Afterwards, learn the advanced topics such as Multi threading,networking, secuirty, GUI (Win32 is a nice library to learn). 

Of course always seek knowledge about the language you chose. It is important to know the features of the language and its libraries. 

 

This path will provide you good tools for developing software, 

Only afterwards you should look into game development.

 

Game development is not only about code.

There are different aspects of game development.

Which covers artistic (Sprites, textures, 3D models, etc)

Audio (Game sound and music).

Game design (Story, mechanics, etc..)

Managment and sales.

 

 

There are ton of things you need to learn.

Ofc the deveolpment of a game isn't that hard, if you develop a small game it would not take you as much.

But producing an high quality game takes practice and knowledge. 

And because I wrote it in this order doesn't make it mandatory, I even advise to look into game development in parallel with the software developemnt part. 

 

Good luck! 

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You could use it to develop games, However without OOP it's limitied and kind of annoying .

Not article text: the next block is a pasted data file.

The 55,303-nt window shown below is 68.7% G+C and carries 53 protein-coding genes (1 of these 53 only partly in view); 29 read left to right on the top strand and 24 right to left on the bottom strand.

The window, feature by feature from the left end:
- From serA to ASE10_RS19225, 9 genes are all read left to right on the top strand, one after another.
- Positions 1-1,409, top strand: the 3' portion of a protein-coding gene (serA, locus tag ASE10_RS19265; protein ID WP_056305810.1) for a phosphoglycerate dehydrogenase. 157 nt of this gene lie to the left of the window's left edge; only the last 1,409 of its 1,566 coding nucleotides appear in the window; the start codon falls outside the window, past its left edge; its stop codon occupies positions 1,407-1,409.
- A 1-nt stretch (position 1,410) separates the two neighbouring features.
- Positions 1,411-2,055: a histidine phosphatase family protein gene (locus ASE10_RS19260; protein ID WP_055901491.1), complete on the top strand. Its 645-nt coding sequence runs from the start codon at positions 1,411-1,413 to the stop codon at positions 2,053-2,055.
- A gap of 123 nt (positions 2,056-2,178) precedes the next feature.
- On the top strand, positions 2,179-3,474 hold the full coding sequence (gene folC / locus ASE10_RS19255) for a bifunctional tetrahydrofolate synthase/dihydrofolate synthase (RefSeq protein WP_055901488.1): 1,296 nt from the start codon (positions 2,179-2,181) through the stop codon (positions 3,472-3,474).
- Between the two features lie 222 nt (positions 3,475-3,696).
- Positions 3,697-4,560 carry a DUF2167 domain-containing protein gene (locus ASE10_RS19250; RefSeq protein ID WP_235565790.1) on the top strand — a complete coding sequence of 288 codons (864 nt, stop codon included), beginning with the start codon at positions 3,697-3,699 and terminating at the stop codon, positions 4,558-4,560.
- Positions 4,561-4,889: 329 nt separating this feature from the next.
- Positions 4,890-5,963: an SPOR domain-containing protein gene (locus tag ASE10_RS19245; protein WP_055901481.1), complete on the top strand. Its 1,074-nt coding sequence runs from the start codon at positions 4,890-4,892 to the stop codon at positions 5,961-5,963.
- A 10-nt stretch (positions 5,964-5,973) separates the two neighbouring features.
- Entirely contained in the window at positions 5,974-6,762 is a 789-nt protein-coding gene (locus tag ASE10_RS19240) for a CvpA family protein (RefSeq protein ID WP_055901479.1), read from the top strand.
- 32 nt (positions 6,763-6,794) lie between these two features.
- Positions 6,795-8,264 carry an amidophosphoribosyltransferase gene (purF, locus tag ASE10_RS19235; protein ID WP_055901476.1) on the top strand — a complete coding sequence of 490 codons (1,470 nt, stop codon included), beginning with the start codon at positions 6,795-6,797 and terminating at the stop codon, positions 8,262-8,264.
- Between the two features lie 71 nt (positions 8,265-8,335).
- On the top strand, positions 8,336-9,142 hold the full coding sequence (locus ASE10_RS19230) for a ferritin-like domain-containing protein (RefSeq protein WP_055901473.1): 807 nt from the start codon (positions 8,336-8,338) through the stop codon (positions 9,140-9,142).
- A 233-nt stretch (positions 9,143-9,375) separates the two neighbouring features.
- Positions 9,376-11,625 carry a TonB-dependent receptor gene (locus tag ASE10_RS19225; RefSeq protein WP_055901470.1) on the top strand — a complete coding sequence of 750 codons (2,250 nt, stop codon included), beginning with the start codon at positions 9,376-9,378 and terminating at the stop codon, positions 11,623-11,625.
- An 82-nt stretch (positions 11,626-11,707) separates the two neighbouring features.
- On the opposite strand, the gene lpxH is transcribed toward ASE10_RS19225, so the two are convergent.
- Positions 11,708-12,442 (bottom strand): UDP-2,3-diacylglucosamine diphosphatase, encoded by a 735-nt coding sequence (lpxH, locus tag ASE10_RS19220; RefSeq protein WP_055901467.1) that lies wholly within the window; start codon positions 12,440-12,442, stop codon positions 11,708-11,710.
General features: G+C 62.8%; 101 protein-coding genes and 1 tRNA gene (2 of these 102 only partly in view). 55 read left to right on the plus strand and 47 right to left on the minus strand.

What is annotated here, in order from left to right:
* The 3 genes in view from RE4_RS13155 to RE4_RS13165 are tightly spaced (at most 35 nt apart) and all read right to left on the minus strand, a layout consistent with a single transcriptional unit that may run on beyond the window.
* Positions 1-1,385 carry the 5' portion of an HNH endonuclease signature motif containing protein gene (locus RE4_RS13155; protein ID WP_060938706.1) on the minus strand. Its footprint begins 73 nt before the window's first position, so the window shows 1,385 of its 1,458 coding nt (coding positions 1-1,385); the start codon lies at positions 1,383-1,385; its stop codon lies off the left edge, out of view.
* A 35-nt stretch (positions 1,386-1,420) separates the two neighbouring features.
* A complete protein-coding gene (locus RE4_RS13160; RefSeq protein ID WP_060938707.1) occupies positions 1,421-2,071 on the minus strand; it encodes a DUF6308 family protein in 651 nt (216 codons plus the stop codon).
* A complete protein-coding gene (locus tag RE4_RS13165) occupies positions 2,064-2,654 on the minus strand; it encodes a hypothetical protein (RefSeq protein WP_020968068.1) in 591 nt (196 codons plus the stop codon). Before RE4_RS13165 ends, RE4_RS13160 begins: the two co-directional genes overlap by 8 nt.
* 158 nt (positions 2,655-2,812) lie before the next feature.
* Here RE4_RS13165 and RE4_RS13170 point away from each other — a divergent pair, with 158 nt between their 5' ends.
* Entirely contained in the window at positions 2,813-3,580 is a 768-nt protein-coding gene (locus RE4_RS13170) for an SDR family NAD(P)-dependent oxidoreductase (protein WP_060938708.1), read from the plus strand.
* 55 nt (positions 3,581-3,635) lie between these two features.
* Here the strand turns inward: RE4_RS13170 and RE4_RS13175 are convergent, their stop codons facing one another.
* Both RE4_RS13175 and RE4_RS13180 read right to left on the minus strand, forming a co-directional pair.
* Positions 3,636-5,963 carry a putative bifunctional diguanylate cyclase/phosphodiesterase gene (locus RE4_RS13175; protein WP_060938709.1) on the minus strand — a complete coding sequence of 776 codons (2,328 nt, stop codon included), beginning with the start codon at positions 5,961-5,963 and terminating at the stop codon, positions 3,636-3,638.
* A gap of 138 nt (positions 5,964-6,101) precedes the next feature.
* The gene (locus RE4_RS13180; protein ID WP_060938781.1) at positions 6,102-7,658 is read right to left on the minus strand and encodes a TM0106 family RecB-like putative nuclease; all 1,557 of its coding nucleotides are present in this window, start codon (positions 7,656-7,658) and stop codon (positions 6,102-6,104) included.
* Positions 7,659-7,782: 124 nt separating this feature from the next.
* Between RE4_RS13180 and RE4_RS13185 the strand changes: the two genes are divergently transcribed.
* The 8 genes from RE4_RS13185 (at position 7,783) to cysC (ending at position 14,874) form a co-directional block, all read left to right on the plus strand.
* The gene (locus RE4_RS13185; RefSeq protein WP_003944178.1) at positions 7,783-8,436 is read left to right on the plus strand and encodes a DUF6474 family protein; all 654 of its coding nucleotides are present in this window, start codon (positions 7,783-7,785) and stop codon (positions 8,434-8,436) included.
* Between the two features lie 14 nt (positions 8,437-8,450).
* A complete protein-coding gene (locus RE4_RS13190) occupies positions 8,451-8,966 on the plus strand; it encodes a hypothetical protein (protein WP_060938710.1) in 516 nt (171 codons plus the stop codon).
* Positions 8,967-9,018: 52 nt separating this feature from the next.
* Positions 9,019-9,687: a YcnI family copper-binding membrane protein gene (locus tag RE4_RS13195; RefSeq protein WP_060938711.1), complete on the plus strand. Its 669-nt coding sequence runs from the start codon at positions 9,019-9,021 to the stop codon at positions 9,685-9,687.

Damn youngins, get off my lawn! *waves walking stick*

When I started out, all games were written in assembler, which meant at best all you had was goto/gosub style jumps and subroutines.

Games were still good and it made you think carefully about how to lay out the game.

In the end it's not the language you choose but choosing the right tool for the job and being skilled in that tool. There's no reason why you can't make a game in C if you're that way inclined any more than you can make something similar to Street fighter 2 in 68000 assembler...

Good luck!

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You could use it to develop games, However without OOP it's limitied and kind of annoying .


Damn youngins, get off my lawn! *waves walking stick*

When I started out, all games were written in assembler, which meant at best all you had was goto/gosub style jumps and subroutines.

Games were still good and it made you think carefully about how to lay out the game.

In the end it's not the language you choose but choosing the right tool for the job and being skilled in that tool. There's no reason why you can't make a game in C if you're that way inclined any more than you can make something similar to Street fighter 2 in 68000 assembler...

Good luck!

 

 

I'm nowhere near your age, but I couldn't agree more. You can write a game in any language paradigm: OOP, Procedural, Functional, whatever. It doesn't matter. The Language is simply the tool, and sometimes there is more than one tool for the job. Assembly would be to a hand-screwdriver while high-level OOP languages would be to a powerdrill w/ screwdriver bit. Some things are just easier than others to use.

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Can't go wrong doing the games listed here:

http://www.gamedev.net/page/resources/_/technical/game-programming/your-first-step-to-game-development-starts-here-r2976

 

Surprised no one linked it yet.

 

 

 

  • Pong = Simple: input, physics, collision detection, sound; scoring